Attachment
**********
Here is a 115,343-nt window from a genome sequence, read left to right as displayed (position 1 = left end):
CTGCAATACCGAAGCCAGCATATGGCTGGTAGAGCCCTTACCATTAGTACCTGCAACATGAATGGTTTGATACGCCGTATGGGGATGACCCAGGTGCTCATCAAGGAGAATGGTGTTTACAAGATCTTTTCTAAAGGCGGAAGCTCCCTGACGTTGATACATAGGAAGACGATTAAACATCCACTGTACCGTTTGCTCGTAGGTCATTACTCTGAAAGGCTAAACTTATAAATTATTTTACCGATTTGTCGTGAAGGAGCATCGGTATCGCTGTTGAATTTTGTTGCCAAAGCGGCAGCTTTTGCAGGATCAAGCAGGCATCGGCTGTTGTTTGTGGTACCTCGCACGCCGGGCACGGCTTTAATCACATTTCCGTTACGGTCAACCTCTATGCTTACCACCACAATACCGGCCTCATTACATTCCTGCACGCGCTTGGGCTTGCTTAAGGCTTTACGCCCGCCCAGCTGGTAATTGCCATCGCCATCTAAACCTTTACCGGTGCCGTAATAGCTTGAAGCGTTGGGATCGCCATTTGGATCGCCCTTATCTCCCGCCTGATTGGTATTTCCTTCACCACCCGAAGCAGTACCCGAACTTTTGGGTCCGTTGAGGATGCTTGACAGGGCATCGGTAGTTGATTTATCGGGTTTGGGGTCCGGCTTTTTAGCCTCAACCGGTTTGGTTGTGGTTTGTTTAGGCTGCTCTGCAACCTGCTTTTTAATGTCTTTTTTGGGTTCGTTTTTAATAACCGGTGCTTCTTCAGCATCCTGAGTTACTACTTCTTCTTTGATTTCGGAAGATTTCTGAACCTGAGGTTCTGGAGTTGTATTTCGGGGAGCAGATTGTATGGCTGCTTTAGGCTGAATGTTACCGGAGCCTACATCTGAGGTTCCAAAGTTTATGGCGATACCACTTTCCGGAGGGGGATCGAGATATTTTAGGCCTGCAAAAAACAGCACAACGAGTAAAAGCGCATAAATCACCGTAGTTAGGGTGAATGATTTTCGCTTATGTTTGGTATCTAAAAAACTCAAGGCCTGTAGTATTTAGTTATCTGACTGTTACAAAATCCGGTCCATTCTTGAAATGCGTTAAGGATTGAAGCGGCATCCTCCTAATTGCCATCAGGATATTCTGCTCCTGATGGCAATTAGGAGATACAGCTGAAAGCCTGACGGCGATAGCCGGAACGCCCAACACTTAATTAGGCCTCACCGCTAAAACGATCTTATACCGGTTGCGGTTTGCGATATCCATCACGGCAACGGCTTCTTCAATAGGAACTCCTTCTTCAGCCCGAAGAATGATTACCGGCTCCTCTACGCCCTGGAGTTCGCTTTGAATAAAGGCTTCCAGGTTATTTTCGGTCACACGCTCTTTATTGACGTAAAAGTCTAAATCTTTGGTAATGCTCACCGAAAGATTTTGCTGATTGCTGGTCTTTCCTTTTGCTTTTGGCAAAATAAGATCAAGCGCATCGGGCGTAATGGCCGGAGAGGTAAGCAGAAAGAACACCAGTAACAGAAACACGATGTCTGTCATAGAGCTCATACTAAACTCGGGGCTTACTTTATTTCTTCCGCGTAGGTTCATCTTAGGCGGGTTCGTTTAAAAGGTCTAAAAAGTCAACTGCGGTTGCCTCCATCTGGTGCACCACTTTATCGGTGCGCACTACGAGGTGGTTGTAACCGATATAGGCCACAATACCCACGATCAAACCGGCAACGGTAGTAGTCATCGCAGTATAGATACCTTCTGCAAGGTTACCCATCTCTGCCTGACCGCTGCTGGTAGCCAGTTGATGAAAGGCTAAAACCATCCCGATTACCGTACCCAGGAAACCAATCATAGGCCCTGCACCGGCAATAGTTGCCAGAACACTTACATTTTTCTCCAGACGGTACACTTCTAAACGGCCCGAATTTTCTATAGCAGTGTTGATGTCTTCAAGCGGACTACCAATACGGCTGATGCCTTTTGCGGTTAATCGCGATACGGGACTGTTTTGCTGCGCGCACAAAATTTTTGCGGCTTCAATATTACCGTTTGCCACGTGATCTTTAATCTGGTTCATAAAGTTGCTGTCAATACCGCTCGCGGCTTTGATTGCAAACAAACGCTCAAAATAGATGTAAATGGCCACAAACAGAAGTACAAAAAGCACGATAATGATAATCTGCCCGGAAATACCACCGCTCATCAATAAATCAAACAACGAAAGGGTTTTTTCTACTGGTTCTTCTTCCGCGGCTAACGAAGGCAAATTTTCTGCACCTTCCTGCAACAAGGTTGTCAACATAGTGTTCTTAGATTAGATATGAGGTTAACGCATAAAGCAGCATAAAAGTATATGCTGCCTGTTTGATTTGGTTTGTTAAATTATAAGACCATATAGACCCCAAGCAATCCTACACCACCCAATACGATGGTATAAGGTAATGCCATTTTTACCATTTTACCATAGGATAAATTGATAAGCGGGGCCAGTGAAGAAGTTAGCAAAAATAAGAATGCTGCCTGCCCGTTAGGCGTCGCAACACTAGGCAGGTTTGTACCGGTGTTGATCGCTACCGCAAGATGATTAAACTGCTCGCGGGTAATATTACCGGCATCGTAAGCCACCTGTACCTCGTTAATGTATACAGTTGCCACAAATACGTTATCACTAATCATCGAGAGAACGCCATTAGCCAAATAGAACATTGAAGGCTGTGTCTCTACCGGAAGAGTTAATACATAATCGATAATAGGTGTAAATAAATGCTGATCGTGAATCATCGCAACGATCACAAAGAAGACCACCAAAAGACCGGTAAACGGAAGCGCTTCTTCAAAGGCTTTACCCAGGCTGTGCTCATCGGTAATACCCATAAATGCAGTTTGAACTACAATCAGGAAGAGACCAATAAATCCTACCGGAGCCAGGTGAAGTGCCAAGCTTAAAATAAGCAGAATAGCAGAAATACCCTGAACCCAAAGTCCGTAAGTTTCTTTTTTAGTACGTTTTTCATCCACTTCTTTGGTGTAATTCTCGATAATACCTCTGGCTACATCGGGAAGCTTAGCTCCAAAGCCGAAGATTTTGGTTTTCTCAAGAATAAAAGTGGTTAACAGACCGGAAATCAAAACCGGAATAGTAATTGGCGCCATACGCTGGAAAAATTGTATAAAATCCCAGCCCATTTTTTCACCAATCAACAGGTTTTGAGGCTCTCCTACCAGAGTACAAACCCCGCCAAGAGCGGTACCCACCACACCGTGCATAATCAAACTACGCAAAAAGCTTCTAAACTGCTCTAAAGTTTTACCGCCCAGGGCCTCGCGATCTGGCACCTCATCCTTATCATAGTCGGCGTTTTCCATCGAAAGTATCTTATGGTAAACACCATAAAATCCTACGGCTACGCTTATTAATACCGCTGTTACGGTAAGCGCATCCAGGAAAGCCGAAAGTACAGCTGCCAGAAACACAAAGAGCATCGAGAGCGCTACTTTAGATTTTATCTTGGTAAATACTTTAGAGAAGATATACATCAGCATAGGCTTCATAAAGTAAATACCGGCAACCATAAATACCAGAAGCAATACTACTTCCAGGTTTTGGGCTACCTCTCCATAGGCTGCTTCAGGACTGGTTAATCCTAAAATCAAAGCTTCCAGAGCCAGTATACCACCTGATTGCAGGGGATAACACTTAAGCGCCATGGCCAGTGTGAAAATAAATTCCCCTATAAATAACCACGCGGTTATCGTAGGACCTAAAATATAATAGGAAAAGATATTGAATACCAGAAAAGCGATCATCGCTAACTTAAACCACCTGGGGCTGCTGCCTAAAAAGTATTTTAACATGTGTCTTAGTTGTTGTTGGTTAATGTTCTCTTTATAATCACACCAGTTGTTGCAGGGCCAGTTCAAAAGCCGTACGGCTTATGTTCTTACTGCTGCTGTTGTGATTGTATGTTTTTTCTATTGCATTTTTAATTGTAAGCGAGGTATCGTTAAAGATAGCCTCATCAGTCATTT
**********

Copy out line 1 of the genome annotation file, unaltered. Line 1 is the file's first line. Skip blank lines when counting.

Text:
Here is a 115,343-nt window from a genome sequence, read left to right as displayed (position 1 = left end):